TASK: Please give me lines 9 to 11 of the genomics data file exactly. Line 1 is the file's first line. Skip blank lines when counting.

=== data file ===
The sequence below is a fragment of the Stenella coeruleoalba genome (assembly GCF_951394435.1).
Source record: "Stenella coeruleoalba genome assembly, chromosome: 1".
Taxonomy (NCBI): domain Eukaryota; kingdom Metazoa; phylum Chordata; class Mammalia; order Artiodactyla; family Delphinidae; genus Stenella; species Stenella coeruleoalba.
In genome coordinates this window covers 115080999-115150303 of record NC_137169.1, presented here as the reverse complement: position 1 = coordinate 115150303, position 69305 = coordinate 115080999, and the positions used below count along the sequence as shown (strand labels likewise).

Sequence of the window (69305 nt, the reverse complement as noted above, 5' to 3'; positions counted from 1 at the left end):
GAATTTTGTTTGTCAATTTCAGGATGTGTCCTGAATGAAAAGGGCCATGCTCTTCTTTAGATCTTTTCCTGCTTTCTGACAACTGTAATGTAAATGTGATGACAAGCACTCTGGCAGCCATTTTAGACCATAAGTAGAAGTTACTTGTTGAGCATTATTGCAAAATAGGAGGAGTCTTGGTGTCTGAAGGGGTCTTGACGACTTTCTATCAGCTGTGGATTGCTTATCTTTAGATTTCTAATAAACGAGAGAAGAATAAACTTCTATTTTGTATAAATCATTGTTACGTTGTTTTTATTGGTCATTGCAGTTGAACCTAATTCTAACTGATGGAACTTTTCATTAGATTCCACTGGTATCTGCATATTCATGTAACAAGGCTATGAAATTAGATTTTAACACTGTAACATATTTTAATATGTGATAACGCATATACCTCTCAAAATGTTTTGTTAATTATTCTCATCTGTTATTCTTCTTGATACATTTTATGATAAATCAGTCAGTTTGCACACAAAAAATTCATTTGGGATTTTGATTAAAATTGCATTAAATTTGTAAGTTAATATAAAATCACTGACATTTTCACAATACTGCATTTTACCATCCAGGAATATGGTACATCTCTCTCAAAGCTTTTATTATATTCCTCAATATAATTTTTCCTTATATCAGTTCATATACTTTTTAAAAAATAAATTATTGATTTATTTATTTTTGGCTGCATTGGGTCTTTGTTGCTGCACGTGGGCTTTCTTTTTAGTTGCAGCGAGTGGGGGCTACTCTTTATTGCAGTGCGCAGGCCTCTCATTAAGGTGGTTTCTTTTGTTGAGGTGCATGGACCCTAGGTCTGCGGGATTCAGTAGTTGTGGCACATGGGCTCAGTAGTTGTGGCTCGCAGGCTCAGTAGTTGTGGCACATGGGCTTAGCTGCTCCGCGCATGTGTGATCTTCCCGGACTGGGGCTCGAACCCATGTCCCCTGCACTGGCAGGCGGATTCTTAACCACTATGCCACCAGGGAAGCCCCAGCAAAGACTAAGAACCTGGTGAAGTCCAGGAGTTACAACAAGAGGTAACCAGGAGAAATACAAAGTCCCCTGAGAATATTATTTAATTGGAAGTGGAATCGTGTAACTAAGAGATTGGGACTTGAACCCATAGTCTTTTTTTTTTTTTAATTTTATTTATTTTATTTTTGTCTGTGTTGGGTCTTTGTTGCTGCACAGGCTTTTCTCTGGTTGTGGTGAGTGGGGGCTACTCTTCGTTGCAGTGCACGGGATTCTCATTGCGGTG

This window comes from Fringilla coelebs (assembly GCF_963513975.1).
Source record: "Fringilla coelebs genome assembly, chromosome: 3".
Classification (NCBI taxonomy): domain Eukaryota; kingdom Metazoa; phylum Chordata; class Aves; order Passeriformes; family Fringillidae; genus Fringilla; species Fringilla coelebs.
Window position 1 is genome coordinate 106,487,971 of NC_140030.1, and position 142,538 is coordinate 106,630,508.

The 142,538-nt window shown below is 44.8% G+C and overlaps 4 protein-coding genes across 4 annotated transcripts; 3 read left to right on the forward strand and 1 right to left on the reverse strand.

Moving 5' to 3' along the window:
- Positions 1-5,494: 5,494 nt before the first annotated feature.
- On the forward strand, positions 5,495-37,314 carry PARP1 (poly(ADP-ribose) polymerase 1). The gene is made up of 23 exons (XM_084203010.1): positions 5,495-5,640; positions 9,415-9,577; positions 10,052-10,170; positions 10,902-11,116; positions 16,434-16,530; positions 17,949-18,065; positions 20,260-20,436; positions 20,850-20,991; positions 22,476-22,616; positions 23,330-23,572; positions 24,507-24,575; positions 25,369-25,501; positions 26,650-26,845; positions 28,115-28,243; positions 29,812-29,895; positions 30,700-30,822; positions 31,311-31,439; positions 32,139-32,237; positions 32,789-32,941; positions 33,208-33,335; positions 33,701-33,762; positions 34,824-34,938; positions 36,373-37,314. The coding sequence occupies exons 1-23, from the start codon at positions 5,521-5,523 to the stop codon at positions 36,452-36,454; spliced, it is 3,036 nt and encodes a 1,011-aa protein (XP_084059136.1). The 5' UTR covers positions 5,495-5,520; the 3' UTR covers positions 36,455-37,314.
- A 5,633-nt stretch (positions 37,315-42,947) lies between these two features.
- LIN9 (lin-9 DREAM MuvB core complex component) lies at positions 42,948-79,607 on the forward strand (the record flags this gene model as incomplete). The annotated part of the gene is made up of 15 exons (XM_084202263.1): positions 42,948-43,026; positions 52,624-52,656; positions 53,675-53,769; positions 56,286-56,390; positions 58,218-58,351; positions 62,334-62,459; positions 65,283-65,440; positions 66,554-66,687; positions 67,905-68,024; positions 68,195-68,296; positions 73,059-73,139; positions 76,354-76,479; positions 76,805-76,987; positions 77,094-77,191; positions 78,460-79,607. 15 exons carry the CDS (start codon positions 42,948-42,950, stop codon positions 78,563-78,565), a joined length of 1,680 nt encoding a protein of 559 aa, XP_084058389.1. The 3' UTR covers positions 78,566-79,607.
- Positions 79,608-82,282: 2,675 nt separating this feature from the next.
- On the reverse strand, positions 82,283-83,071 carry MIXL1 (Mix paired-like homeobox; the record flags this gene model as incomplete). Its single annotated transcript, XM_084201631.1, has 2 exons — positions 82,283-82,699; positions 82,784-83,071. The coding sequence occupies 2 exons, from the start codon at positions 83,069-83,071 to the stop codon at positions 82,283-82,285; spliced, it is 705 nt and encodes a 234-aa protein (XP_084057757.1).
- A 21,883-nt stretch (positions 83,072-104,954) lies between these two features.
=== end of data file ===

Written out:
Classification (NCBI taxonomy): domain Eukaryota; kingdom Metazoa; phylum Chordata; class Aves; order Passeriformes; family Fringillidae; genus Fringilla; species Fringilla coelebs.
Window position 1 is genome coordinate 106,487,971 of NC_140030.1, and position 142,538 is coordinate 106,630,508.

The 142,538-nt window shown below is 44.8% G+C and overlaps 4 protein-coding genes across 4 annotated transcripts; 3 read left to right on the forward strand and 1 right to left on the reverse strand.